Apple butter is a unique, old-fashioned way of preserving some of the apple harvest for winter consumption.
It is made by very slow cooking apples, and frequent stirring thereof. My mother, Elaine Linton, remembers her grandmother, Mary P. Webster, making apple butter in the large kettle which hung from a metal stand, over a carefully tended wood fire outside. It took about 2 days and nights for the apples to cook down in an apple cider slurry, turn a rich brown color, and then be ready for canning. No sugar was added, for sugar was quite expensive and everyone liked the flavor of the butter just as it was. People like my mother, who grew up canning with her mother and grandmother, find canning easy. I suppose after 80+ years of practice, it should be easy!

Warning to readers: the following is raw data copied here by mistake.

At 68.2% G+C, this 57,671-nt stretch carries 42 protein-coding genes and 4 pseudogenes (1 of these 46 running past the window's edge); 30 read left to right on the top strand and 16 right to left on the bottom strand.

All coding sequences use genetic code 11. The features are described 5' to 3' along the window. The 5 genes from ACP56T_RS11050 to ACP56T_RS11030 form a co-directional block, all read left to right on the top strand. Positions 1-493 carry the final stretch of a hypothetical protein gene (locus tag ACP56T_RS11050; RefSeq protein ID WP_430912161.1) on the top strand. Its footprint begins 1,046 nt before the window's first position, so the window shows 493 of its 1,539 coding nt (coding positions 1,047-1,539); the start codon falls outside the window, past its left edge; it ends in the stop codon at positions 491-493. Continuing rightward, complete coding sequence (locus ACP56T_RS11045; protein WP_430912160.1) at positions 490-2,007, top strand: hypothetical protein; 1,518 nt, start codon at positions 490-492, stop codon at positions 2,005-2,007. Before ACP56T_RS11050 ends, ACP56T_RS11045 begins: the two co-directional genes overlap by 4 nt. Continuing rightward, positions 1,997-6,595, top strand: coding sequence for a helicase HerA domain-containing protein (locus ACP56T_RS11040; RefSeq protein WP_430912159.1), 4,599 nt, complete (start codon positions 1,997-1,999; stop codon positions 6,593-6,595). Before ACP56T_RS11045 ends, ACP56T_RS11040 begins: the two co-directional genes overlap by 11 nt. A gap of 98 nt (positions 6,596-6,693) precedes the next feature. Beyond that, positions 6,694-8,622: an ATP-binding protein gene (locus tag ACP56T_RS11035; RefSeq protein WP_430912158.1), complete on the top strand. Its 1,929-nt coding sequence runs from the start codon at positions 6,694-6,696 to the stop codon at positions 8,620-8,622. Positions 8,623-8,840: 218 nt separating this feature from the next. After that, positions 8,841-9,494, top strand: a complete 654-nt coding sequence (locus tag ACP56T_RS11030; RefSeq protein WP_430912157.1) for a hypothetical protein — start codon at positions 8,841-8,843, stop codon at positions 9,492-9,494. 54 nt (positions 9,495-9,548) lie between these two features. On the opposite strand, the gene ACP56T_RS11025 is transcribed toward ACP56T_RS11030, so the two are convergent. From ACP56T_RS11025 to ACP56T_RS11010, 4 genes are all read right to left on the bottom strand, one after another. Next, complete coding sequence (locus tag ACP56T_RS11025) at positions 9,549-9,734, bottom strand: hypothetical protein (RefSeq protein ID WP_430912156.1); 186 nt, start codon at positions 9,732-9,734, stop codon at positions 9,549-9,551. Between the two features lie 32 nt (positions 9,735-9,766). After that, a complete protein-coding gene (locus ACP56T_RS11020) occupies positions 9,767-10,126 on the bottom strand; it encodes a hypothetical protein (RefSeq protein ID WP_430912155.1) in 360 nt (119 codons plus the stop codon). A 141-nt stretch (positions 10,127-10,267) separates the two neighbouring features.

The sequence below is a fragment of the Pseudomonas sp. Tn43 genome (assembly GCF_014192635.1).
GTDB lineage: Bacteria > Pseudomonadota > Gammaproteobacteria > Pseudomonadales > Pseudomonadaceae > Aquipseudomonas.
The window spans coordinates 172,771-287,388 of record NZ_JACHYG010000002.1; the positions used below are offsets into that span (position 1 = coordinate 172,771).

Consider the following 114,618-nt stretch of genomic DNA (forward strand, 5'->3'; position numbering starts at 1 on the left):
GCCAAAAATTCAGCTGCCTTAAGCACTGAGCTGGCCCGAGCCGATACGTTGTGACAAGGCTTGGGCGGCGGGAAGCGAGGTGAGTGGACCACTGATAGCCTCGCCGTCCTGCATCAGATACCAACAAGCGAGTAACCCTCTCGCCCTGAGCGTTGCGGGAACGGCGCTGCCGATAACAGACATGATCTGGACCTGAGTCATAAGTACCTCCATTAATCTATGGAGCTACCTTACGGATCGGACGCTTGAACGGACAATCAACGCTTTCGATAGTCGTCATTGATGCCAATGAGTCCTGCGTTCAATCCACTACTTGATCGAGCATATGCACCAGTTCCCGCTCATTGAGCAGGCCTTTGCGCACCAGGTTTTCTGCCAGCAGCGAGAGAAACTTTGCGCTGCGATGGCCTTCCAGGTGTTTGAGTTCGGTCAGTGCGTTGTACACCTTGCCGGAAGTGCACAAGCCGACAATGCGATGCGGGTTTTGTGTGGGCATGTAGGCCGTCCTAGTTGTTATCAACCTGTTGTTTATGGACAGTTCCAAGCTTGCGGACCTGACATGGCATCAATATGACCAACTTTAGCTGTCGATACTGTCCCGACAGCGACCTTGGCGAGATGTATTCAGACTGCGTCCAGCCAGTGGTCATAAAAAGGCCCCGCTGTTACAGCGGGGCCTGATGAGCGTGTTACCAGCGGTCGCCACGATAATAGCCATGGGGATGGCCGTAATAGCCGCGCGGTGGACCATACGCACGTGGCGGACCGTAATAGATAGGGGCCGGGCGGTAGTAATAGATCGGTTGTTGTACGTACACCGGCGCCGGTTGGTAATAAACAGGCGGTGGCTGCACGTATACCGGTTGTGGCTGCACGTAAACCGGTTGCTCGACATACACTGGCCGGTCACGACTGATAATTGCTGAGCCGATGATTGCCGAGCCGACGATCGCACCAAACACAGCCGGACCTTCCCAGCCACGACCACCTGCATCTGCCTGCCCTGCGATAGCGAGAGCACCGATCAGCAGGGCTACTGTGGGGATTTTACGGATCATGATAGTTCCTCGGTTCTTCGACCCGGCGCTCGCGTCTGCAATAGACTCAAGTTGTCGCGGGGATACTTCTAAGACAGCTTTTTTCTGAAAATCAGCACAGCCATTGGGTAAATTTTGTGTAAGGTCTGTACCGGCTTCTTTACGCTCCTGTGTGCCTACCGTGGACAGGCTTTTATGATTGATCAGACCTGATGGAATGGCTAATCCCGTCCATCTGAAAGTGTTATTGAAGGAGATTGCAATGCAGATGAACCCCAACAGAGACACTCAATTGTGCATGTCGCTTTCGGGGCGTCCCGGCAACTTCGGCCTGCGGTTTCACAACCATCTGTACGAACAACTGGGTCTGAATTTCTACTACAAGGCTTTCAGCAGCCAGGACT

Our apple butter is all apples, apple cider, no sugar, seasoned with a little cinnamon, just the way my great-grandmother used to make it. It is naturally sweet and delicious! I like it on bagels, on oatmeal, as a base for a salad dressing, a topping for sweet potatoes, an ingredient for stir fry, or a condiment for scrambled eggs. Or anything else I can produce. I love our apple butter!
If you have not tried apple butter before, now is the time. I can pretend I eat it for the fiber and nutritional value, but really—I eat apple butter because it is delectable.
For a brief story about Mary P. Webster, see https://highlandcsafieldnews.